Nissan asking shareholders to vote to oust Ghosn as director

Japanese automaker Nissan is sending out notices to shareholders asking them to dismiss former Chairman Carlos Ghosn as a director at an April 8 shareholders' meeting, the company said Wednesday.

The notice, signed by Nissan President Hiroto Saikawa, will be sent out Thursday, Nissan Motor Co. said.

The notice says the agenda also includes the election of Renault Chairman Jean-Dominique Senard as a Nissan director, on the condition that Ghosn is ousted.

Although Ghosn has been dismissed as chairman at Nissan, he remains on the board. Shareholders' approval is needed to remove him from the board.

Nissan is part of an alliance with Renault SA of France, and more recently with Japan's Mitsubishi Motors, that was largely cobbled together by Ghosn, who led Nissan for two decades.

Ghosn, who was arrested in November, has been charged with falsifying financial reports in under-reporting his compensation, and breach of trust in having Nissan shoulder investment losses and making payments.

Ghosn, 65, says he is innocent because the compensation was never decided or paid, Nissan never suffered losses, and the pay was for legitimate services. He has indicated that he is prepared to fight to prove his innocence in court.

The notice from Nissan says its investigation also found Ghosn used company money for personal expenses.

The notice did not give specifics, but sources familiar with the investigation have pointed to fancy homes in Lebanon and Brazil, as well as expensive furnishings such as a chandelier.

The date for his trial has not been set. In Japan, preparations can take months. He was released on 1 billion yen ($8.9 million) bail last week.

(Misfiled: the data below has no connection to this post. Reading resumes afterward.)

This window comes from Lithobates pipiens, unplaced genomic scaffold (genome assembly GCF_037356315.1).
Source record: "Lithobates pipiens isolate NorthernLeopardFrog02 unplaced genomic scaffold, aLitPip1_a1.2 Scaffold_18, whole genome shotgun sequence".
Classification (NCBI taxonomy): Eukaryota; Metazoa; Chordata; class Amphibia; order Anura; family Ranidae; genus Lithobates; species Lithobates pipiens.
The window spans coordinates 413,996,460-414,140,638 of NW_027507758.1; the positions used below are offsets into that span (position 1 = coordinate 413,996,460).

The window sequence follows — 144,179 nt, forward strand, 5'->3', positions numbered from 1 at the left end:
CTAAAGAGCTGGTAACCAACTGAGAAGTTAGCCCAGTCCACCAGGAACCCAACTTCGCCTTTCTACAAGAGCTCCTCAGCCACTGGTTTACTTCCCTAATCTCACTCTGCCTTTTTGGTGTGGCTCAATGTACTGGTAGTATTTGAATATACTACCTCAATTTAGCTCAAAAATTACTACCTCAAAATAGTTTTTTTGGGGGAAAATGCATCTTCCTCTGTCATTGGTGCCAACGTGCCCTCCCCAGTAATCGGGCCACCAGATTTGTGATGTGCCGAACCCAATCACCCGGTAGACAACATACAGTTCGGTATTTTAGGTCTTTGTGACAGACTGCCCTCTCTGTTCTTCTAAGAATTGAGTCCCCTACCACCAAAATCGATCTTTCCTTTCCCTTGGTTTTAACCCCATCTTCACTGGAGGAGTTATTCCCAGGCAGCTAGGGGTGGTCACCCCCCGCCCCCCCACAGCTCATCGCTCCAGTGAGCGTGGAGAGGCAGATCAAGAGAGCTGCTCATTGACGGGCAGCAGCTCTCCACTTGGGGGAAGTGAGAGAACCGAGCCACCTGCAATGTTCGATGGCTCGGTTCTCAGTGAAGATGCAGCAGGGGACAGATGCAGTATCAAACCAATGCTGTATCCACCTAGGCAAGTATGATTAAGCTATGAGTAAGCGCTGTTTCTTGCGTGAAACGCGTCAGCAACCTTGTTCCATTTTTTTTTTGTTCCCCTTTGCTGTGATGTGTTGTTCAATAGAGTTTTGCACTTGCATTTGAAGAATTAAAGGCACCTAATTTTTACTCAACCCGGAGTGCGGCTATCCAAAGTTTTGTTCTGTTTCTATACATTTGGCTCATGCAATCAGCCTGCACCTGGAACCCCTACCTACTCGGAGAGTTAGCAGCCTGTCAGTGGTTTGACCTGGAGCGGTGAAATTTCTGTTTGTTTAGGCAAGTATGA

A court rejected Ghosn's request to attend a Nissan board meeting that was held Tuesday.

Conditions for his bail restrict his activities to prevent him from any tampering with evidence. The court apparently saw his coming in contact with other Nissan officials as a risk.

It is unclear whether he will try to attend next month's shareholders' meeting.

Ghosn owns more than 3 million Nissan shares, or somewhat less than 0.1 percent of total shares, according to the most recent disclosure.

Senard appeared with Saikawa at Tuesday's board meeting at Nissan's Yokohama headquarters to drive home the message that the French-Japanese auto alliance remains strong.

Senard, also chief executive at French tire giant Michelin, took Ghosn's place as Renault chairman after Ghosn resigned following his arrest.

Senard told reporters that Ghosn is presumed innocent until proven otherwise. He also said he would not be chairman at Nissan but vice chairman.

It is unclear who will become Nissan chairman.

Also on the shareholders' agenda is the dismissal of Greg Kelly, a director who was arrested with Ghosn and accused of working with Ghosn in the alleged misconduct.


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